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Nam June Paik Estate Executor Expresses Extenuation Over Paik Symposium at University of Cincinnati
Mr. Hakuta (right) finds some room for skepticism and questions the motives, and regrets that a symposium with a more ethical and higher motive could not have been organized, especially as many prominent and well meaning people in the field are listed in the program. Photo: Nam June Paik Estate.


NEW YORK, NY.- Ken Hakuta is the Executor of Nam June Paik's Estate. Since Nam June's death in 2006, the Estate has worked to preserve the integrity of Nam June's artistic legacy by being consulted by auction houses on the provenance of Paik artwork, authorizing exhibition copies for museum exhibitions, working with museums and collectors on numerous Paik issues, and working on conservation issues. Jon Huffman, who worked closely with the artist as his studio assistant and on many of his exhibitions, is Curator of the Paik Estate. He oversees, for the Estate, the installation of his artwork and the making of Estate authorized exhibition copies where appropriate. Huffman has worked on the recent Museum Kunst Palast Dusseldorf and Tate Liverpool shows, the current Nam June Paik exhibition at the National Gallery of Art in Washington, DC, and the upcoming (in late 2012) Smithsonian American Art Museum Paik exhibition, among many others.

So when Mr. Hakuta heard that the University of Cincinnati was holding a Nam June Paik Video Art Conservation Symposium (April 15-16), he was extenuated when the Estate was not consulted or invited to participate.

While Mr. Hakuta is always extremely pleased and grateful when someone takes the time to exhibit or conduct legitimate further research into Nam June's works and videos, including conservation (with or without his participation). Given the very public information about the role of the Paik Estate, it seemed rather strange to Mr. Hakuta that the Paik Estate was not even been contacted or informed about this Paik Conservation Symposium in Cincinnati.

However, to anyone familiar with the inner affairs of Nam June Paik, this would not come as a surprise at all. Mr. Hakuta’s only surprise is that some of the participants, having worked with the Estate, or being from institutions closely associated with the artist, still chose to participate in this Symposium over their better judgment, or hopefully through a lack of information.

The reason why the Paik Estate has not been invited, Mr. Hakuta believes, tie into Carl Solway Gallery and its owner, Carl Solway, in Cincinnati. Carl Solway is obviously a prominent art person in Cincinnati and the University of Cincinnati, the organizers of this Symposium.

Going back to the early 1990's, when Carl Solway fabricated and circulated the Paik Information Superhighway exhibition, Nam June wanted to look into Solway's activities because he was concerned that unauthorized objects were being exhibited and sold. At that time, Nam June Paik did not have the resources to look into those allegations.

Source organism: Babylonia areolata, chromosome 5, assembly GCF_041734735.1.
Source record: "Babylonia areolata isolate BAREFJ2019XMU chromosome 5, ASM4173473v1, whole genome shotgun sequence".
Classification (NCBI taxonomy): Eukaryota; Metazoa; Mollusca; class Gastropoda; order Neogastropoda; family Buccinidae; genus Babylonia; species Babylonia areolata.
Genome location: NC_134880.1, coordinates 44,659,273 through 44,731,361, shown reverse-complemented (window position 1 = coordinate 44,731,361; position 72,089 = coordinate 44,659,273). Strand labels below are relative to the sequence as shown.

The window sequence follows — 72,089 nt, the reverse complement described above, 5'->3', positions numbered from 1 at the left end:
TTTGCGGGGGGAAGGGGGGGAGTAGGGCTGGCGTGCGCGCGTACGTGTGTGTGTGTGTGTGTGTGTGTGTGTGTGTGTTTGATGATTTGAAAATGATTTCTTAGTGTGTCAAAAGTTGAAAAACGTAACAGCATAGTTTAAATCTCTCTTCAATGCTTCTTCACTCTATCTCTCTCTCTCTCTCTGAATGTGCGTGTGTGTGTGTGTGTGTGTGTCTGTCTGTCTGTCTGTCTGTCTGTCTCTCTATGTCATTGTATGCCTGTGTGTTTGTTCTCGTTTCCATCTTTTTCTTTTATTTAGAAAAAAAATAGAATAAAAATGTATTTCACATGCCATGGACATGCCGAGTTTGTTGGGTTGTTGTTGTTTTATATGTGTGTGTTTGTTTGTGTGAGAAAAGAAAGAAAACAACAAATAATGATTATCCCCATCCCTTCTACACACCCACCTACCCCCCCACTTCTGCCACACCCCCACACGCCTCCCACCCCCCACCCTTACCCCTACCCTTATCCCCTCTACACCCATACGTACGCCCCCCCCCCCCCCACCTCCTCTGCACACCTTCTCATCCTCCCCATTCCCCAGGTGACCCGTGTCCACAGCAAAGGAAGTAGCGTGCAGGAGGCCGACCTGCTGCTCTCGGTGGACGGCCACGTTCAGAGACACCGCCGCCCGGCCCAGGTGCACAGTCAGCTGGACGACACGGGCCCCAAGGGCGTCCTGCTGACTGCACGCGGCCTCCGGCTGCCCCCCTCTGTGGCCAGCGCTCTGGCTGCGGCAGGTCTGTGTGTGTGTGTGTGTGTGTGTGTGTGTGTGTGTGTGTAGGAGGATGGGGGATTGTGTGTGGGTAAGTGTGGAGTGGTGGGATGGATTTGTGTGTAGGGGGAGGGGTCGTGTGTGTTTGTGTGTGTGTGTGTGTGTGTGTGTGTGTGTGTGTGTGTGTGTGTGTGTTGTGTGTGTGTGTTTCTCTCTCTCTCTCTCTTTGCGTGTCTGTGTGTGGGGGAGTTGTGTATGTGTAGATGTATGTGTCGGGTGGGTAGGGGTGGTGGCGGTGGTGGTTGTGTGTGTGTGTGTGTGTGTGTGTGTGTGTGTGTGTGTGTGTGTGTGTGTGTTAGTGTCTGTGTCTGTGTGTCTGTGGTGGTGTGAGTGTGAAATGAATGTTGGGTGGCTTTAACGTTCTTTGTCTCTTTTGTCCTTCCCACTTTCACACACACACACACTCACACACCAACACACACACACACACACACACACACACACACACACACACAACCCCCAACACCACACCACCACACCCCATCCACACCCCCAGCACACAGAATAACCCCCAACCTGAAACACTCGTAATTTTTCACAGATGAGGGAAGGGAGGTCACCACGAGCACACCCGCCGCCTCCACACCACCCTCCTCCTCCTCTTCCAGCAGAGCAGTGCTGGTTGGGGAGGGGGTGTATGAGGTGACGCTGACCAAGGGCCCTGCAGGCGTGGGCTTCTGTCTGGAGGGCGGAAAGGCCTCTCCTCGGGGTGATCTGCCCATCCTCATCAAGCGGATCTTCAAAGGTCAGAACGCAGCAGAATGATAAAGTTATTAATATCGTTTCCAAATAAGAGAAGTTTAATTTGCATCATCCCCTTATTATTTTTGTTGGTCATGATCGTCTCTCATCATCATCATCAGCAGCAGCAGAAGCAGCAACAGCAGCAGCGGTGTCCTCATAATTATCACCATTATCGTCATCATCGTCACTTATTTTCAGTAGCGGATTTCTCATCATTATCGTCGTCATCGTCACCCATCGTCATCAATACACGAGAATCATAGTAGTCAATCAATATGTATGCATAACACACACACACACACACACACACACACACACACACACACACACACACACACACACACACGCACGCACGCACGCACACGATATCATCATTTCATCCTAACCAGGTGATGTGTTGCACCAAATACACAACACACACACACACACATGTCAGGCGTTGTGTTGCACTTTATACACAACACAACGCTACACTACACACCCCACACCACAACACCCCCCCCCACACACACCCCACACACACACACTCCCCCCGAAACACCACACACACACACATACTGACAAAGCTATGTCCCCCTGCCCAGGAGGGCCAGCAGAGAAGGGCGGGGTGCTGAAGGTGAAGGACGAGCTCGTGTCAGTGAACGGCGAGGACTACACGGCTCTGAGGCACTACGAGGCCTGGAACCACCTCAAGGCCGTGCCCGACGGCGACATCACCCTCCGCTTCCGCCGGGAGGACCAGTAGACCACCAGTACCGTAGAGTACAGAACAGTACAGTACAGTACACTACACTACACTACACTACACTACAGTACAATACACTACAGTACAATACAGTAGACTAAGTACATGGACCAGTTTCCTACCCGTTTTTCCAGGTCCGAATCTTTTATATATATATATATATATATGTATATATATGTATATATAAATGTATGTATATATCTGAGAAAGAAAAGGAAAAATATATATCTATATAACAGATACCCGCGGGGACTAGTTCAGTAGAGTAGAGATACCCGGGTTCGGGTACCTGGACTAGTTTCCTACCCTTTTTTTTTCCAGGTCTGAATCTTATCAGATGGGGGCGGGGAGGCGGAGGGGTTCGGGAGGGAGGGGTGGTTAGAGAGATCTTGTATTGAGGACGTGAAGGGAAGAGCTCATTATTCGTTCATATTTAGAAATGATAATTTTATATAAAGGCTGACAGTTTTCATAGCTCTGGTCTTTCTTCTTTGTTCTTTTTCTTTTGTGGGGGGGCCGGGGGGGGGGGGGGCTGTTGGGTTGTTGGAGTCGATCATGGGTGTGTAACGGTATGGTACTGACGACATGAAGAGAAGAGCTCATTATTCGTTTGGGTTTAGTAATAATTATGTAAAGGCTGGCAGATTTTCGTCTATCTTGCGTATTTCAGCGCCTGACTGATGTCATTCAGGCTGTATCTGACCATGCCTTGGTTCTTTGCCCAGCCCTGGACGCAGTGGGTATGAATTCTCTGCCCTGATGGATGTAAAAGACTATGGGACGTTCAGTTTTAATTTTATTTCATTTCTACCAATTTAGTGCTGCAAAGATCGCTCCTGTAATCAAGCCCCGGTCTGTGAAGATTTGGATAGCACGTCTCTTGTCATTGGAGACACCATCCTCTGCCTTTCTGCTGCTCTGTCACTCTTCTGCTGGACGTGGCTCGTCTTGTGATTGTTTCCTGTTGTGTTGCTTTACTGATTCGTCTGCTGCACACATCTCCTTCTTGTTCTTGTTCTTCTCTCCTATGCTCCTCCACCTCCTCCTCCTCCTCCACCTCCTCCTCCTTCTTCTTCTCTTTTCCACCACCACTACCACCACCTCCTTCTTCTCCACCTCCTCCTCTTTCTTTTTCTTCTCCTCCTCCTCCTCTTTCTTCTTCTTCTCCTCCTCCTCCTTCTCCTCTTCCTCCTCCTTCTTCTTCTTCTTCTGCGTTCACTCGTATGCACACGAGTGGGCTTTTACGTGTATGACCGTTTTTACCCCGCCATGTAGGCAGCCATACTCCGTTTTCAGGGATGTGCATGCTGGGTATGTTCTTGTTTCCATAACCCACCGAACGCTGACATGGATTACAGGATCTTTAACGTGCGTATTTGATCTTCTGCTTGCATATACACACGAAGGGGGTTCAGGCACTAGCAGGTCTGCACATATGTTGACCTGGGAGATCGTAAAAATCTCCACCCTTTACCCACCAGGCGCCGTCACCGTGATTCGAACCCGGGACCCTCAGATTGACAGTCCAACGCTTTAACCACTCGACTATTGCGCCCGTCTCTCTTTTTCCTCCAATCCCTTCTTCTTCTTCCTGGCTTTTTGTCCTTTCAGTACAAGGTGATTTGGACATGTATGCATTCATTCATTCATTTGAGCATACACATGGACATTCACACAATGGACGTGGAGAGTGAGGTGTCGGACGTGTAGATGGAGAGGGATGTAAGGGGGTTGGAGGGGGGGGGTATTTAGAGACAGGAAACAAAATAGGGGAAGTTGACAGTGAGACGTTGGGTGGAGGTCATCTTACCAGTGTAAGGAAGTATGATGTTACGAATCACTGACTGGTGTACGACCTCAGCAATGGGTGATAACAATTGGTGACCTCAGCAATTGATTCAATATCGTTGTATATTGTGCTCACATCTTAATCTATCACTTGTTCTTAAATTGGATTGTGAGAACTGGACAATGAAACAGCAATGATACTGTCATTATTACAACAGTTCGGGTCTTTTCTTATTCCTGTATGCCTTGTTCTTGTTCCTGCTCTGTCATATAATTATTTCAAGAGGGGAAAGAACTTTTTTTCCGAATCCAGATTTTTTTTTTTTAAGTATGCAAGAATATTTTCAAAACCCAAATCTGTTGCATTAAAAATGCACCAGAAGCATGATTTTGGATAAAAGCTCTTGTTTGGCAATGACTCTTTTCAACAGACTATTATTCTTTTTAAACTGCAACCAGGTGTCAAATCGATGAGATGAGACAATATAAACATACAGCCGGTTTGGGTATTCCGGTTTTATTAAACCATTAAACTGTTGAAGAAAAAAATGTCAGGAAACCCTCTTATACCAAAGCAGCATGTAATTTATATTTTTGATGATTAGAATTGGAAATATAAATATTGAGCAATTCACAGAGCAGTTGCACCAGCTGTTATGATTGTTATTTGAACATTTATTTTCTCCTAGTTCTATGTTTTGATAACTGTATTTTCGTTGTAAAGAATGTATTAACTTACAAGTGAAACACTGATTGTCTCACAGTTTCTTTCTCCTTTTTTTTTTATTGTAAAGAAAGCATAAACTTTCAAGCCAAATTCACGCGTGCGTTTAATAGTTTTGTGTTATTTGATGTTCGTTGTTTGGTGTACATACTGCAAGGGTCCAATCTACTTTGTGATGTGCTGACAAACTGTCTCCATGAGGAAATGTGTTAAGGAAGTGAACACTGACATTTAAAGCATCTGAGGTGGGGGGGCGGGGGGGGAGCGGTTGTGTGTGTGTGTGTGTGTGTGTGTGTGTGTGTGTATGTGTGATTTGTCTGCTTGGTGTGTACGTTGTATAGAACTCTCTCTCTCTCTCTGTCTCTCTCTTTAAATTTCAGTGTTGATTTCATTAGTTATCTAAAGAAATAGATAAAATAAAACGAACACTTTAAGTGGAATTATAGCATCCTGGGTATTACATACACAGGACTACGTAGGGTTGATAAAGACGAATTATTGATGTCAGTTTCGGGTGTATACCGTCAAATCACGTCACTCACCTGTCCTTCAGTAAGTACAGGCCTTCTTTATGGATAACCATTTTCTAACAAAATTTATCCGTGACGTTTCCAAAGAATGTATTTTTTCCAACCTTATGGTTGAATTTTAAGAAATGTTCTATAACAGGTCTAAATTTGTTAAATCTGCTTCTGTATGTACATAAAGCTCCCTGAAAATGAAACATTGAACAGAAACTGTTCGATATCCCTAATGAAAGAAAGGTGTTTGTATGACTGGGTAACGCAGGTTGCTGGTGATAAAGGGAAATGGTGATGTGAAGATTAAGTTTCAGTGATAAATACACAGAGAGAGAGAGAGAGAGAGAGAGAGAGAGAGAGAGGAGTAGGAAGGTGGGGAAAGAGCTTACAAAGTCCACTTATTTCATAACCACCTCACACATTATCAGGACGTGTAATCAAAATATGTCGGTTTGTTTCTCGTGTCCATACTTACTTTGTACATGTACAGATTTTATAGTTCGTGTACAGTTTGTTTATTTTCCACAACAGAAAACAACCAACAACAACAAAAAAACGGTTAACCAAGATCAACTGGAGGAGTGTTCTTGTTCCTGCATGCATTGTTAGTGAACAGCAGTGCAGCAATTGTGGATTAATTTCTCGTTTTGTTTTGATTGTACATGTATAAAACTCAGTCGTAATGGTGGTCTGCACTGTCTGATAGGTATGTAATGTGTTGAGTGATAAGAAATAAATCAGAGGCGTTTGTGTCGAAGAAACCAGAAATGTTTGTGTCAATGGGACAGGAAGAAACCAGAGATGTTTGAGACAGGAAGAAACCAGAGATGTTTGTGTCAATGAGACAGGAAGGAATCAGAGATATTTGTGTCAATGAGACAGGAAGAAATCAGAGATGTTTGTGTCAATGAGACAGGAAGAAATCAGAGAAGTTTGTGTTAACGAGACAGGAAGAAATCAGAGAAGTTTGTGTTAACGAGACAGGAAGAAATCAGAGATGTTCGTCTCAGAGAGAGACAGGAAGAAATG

In an affidavit from 2003 from Nam June Paik, Paik stated: "I suspected that he (Solway) was designing and building pieces without my input, such as W3, and passing them off as my work."

In 2003, one of the New York auction houses contacted the Estate to look at a Paik object that was coming up for sale. Ironically and befittingly, it was a piece that had come up for sale from the bankrupt Enron Corporation, which had purchased the work from Solway. The Estate was unable to make a judgment on the object. Paik wrote in the auction catalogue that the work was not his, and there were no records of any financial transactions. The New York auction house withdrew the object from the sale. As a result of this, and several other outstanding matters, Carl Solway sued Nam June Paik to force him to authenticate a group of works he claimed were Paik's works. Paik denied that the works are his, in the aforementioned legal affidavit. The entire lawsuit, which is public domain, can be seen on the website of www.PaikStudios.com. What really bothered Mr. Hakuta and others who loved and cared about Nam June, in all of this, aside from the questioned authenticity of artwork and possible financial and artistic fraud, was the ethics and greed of a man who would sue an artist who was sick and dying, knowing fully well that Paik was unable to defend himself in his poor health. Needless to say, Paik's lawyers recommended a settlement that prioritized Paik's health needs, rather than a long legal process that involved legal depositions from a sick man.

Mr. Hakuta has been told that Solway continues to actively market Paik's works in New York, Korea and China.

It is appalling to Mr. Hakuta that given this history of legal problems and lawsuit with Paik, Solway is presenting, along with Mark Patsfall (appropriately described in the Symposium program as a "fabricator of Nam June Paik sculpture"), a longtime employee, a presentation on "producing Nam June Paik works," which is as ironic as Enron. As Mr. Hakuta understands, there is a video exhibition in the university art gallery, “no doubt filled with Solway made video objects. I am afraid that the University of Cincinnati is unaware of this history”. However, it challenges Mr. Hakuta’s imagination to think how, and why, any legitimate organization would conduct a symposium on a major artist, and not seek input from an active Estate. “The Estate is very easy to find”.

Mr. Hakuta finds some room for skepticism and questions the motives, and regrets that a symposium with a more ethical and higher motive could not have been organized, especially as many prominent and well meaning people in the field are listed in the program.





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